As the dust settles | Mayor's Corner

By Dave Earling | Nov 21, 2016

Often, after a major national or international incident, I spend a fair amount of time reflecting on the incident and its possible ramifications. Needless to say, our recent presidential election gave us all reason to pause and sort things out.


Adding to the "jeez," I visited my daughter and her family in Arizona this past weekend where, as you know, political attitudes often are dramatically different from ours in the great Northwest.

I mean, jeez!

Well, just so everyone knows, I didn't vote for either of the two leading presidential candidates. And six of my family members – wife, three children, son-in-law and I – voted for four different candidates.

There, all of the disclosures are now public, but without specific attribution.

My first opportunity to vote for president was for John F. Kennedy. So, as they say, "I've been around the block a few times" with contentious local, state and national elections. And I'm sure many of you have knowledge of "rough and tumble" races – but few, I believe, as "rough and tumble" as this year's.

We are all sick of words or phrases like "basket of deplorables," "groping," "email servers," "crooked Hillary" and "nasty woman." How much punishment are we expected to endure?

Now we have protest marches and appointments to argue over, not to mention the popular vote versus the Electoral College. And while I know many of our national campaigns have been filled with rancor going back as far as John Adams versus Thomas Jefferson, this election felt far and away more personal and strident than any others I have observed.

Last week after the election, an Edmonds woman who was terribly upset with the election outcome “went off” about her personal feelings. She was outraged with the winner of the presidential election and crushed that the glass ceiling had not been broken with a highly qualified candidate.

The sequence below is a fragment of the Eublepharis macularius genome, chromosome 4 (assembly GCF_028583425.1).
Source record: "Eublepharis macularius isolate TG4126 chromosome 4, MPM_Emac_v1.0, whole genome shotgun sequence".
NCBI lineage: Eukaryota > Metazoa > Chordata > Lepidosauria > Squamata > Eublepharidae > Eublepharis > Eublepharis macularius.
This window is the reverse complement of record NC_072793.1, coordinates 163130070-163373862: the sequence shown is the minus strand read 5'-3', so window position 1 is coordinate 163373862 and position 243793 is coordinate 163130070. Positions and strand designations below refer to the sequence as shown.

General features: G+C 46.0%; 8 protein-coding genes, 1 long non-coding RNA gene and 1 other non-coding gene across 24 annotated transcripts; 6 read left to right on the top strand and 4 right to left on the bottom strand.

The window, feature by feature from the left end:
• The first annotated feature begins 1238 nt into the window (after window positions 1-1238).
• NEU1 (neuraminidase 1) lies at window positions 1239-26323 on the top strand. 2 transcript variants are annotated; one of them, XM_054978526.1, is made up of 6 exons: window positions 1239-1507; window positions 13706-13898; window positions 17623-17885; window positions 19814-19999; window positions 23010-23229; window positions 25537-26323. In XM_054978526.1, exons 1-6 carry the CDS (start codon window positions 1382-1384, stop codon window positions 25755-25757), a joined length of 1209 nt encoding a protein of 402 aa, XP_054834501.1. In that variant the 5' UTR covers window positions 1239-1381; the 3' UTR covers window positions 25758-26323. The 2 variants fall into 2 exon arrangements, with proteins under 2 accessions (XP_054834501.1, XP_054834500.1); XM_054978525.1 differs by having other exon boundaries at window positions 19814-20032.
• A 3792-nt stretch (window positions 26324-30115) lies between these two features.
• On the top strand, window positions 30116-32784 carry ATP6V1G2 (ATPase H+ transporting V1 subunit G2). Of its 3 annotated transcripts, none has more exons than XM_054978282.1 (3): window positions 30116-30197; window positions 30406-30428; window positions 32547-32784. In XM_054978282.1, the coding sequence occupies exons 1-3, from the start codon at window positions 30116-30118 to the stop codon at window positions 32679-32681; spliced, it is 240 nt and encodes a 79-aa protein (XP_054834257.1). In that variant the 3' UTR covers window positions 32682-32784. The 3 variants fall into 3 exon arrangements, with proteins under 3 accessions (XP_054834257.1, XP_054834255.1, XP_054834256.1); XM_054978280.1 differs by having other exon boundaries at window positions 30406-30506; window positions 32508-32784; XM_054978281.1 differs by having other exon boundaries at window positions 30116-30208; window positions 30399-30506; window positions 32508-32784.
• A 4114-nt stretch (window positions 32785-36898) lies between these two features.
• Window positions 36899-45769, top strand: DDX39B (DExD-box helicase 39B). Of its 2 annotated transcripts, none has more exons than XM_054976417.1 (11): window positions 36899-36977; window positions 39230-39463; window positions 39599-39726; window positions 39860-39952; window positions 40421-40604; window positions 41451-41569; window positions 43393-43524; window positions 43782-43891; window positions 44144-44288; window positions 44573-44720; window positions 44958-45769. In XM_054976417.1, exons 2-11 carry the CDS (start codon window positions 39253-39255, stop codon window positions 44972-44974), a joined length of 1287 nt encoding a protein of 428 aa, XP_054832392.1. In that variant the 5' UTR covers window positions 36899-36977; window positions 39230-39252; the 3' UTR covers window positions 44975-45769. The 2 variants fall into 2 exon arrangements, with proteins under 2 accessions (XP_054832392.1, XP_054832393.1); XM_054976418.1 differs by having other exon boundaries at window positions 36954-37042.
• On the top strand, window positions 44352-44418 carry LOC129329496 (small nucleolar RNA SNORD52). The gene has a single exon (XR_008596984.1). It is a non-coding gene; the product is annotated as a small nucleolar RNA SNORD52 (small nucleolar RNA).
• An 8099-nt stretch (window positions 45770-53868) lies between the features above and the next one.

Yet, after her anger subsided, she doubled back to beautifully articulate our need to cherish what we have in the United States. While I can't recapture her exact words, it was along the lines of: When will we fully understand and appreciate our history, our quality of life, our democratic process, our beautiful country, fabulous state and the gift we have with Edmonds?

I found her passion inspiring, and was moved by her ability to express the underlying values we have and must sustain. While angry with the election outcome, she values the good we share in our country.

On a local level, your seven council members and I will not let rancorous national politics get in the way of our duty to make decisions that are good for the community and region and that keep Edmonds a safe, secure, prosperous and vital city.

We will undoubtedly have differences, but we all want the best for Edmonds.

In closing, you recall I mentioned six voters in my family who voted for four different presidential candidates. Well, guess what? We are still family! Even though we argued about and had differing opinions about who would make the best president, we are still family who eat together, talk together, value together and love together.

A goal we should all seek as members of this great community.


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